1. Marilu Lopez Fretts
  2. Project Assistant
  4. Cornell Lab of Ornithology
  1. Makeda Cheatom
  2. http://www.worldbeatcenter.org
  3. Founder / Executive Director
  5. WorldBeat Cultural Center
  1. Karen Purcell
  2. http://celebrateurbanbirds.org/
  3. Project Director
  5. Cornell Lab of Ornithology

Examining Contextual Factors that Influence the Implementation of Projects De...

NSF Awards: 1422022, 1421788

2018 (see original presentation & discussion)

Grades K-6, Grades 6-8, Grades 9-12, Adult learners, Informal / multi-age

Why have Informal Science Institutions not made significant advances in fostering equity, diversity, and inclusion in STEM?  Three years ago, 15 community leaders representing underserved communities throughout the U.S.A. set out to find some answers so we could better understand why implementing effective STEM programming in underserved communities remains fraught with challenges. We initiated community-based participatory research, using Grounded Theory approaches, and asked more than 30 community organizations to weigh in. We, as community researchers, participated in all phases of the research and collectively created a framework that highlights the following themes: 1) trust and transparency, 2) power and privilege, 3) commitment and collaboration, and 4) realities and relevance.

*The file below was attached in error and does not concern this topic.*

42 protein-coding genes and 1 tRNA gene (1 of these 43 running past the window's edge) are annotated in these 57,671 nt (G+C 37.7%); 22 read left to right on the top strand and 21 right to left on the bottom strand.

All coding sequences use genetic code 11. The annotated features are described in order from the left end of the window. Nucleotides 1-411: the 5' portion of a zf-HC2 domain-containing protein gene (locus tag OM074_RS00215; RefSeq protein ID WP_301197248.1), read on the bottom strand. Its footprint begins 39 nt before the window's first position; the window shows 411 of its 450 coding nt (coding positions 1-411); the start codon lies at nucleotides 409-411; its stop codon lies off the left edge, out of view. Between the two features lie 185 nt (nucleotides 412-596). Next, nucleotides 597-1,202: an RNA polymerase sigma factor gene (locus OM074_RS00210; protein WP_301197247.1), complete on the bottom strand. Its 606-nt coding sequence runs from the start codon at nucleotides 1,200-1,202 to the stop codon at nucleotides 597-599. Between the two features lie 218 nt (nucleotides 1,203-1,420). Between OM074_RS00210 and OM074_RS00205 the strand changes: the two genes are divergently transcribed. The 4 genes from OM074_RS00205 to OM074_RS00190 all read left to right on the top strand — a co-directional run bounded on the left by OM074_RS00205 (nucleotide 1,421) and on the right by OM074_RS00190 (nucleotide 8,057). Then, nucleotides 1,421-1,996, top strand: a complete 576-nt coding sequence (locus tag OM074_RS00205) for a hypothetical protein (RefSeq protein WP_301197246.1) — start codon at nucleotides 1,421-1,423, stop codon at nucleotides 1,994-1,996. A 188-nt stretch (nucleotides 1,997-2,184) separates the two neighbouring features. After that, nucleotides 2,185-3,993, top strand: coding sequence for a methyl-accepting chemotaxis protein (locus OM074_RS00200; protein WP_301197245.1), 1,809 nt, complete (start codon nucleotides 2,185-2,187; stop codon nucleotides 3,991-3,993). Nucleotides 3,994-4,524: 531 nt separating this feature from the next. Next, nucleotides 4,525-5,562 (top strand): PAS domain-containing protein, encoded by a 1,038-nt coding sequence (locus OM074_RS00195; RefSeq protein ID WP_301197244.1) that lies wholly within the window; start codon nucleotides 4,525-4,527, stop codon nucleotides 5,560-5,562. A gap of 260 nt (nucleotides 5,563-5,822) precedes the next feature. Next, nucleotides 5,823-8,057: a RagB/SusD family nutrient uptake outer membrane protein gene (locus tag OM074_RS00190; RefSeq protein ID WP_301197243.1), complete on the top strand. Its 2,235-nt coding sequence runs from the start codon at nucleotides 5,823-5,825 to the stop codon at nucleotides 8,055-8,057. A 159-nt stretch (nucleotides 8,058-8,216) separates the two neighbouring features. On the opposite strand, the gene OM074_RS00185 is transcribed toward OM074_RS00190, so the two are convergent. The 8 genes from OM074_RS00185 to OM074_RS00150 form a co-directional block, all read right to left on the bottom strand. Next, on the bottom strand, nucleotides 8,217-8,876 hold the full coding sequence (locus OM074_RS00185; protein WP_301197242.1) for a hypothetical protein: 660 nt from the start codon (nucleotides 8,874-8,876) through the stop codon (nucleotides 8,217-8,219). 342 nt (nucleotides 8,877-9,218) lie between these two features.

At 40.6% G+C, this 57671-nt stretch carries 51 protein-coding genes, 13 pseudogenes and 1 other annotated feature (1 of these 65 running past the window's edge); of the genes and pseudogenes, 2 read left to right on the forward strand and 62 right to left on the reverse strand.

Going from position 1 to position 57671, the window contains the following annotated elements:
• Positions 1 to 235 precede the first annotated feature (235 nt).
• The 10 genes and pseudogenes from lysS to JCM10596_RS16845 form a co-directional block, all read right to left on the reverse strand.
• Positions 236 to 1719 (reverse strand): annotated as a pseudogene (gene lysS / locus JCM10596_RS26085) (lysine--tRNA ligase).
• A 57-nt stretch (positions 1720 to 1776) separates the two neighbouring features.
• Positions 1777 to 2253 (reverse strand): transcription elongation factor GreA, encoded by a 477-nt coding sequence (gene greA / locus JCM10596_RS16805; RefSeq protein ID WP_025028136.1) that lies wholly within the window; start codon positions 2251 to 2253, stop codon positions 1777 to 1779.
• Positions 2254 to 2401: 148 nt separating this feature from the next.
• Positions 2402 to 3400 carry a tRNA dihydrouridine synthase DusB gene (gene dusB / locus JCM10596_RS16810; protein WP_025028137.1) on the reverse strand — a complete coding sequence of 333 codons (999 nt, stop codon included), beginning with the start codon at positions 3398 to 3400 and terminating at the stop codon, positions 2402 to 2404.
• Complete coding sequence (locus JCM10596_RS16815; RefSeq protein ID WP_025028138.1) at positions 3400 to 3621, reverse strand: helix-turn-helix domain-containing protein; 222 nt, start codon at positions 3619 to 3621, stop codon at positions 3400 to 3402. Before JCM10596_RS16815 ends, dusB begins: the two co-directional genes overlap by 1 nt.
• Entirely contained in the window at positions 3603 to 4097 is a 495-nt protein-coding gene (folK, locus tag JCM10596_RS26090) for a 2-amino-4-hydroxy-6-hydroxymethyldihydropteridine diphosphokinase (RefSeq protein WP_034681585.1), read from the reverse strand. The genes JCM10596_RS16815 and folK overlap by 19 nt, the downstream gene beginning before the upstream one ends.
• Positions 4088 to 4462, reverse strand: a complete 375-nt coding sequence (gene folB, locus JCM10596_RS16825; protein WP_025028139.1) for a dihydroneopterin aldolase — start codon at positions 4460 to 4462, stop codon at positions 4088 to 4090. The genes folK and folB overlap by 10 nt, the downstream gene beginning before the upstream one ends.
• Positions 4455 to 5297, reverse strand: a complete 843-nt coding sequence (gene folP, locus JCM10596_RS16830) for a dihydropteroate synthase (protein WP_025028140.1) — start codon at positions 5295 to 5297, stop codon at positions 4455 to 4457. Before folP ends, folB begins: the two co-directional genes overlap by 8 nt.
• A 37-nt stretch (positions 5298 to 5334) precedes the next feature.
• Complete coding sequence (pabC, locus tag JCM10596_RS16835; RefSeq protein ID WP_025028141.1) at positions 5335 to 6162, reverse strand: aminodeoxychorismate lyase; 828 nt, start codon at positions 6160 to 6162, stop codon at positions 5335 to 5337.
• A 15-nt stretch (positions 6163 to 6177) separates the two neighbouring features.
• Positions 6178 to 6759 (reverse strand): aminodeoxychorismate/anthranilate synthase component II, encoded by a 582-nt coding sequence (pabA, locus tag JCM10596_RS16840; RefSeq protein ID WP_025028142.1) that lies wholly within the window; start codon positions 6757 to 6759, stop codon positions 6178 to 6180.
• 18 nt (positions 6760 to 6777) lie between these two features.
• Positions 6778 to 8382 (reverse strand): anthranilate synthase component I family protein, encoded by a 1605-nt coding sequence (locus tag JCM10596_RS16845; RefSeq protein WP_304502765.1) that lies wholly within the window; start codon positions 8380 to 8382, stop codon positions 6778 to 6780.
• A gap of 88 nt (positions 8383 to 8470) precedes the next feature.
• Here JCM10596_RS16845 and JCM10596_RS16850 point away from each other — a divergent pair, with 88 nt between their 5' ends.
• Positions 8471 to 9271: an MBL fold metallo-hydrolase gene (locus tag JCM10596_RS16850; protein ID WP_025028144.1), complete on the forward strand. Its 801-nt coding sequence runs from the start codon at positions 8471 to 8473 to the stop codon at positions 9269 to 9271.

This work evolved from our NSF AISL grant project, Collaborative Research: Examining Contextual Factors that Influence the Implementation of Projects Designed to Improve Cultural Diversity in Informal STEM Programming. We call our group of community researchers “The ICBOs” (Independent Community-based Organizations). The ICBOs have collectively used our strengths and expertise to delve deeper and more meaningfully into community perspectives. We have led this exploration authentically and independently.
Sometimes research approaches themselves can be part of the problem when trying to understand equity, diversity, and inclusion in STEM. For instance, even informed researchers may tend to use frameworks and literature that originate in the dominant culture to inform their research; ask questions that may not really get at the issues; and may leave underserved communities feeling as if they are being studied. These problems create an even greater sense of mistrust. Knowing this, the ICBOs wanted to lead research that would, instead, represent our communities’ perspectives.

In this video, the ICBOs discuss the preliminary results of our research.

Special thanks to the WorldBeat Center in San Diego, one of the community organizations leading this research, for producing our video.

For more information about our work visit: power30icbos.blogspot.com

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